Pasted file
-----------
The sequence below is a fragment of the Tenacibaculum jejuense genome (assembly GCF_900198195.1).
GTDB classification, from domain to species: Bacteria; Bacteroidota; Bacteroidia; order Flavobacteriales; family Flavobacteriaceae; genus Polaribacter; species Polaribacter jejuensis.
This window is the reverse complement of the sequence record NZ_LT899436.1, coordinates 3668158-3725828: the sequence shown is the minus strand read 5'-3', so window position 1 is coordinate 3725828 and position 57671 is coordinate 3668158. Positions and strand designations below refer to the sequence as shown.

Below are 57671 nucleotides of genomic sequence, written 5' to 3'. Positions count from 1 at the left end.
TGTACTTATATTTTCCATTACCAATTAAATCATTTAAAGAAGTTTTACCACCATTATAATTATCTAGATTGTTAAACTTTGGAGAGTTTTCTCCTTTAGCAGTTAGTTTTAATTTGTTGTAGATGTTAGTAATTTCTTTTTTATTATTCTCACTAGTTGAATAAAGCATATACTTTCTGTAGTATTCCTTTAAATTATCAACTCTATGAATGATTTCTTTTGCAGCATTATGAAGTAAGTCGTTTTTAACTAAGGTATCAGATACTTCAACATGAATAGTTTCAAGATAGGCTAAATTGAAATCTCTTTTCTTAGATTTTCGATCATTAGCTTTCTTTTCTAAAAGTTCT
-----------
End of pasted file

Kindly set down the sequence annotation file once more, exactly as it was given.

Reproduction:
The sequence below is a fragment of the Tenacibaculum jejuense genome (assembly GCF_900198195.1).
GTDB classification, from domain to species: Bacteria; Bacteroidota; Bacteroidia; order Flavobacteriales; family Flavobacteriaceae; genus Polaribacter; species Polaribacter jejuensis.
This window is the reverse complement of the sequence record NZ_LT899436.1, coordinates 3668158-3725828: the sequence shown is the minus strand read 5'-3', so window position 1 is coordinate 3725828 and position 57671 is coordinate 3668158. Positions and strand designations below refer to the sequence as shown.

Below are 57671 nucleotides of genomic sequence, written 5' to 3'. Positions count from 1 at the left end.
TGTACTTATATTTTCCATTACCAATTAAATCATTTAAAGAAGTTTTACCACCATTATAATTATCTAGATTGTTAAACTTTGGAGAGTTTTCTCCTTTAGCAGTTAGTTTTAATTTGTTGTAGATGTTAGTAATTTCTTTTTTATTATTCTCACTAGTTGAATAAAGCATATACTTTCTGTAGTATTCCTTTAAATTATCAACTCTATGAATGATTTCTTTTGCAGCATTATGAAGTAAGTCGTTTTTAACTAAGGTATCAGATACTTCAACATGAATAGTTTCAAGATAGGCTAAATTGAAATCTCTTTTCTTAGATTTTCGATCATTAGCTTTCTTTTCTAAAAGTTCT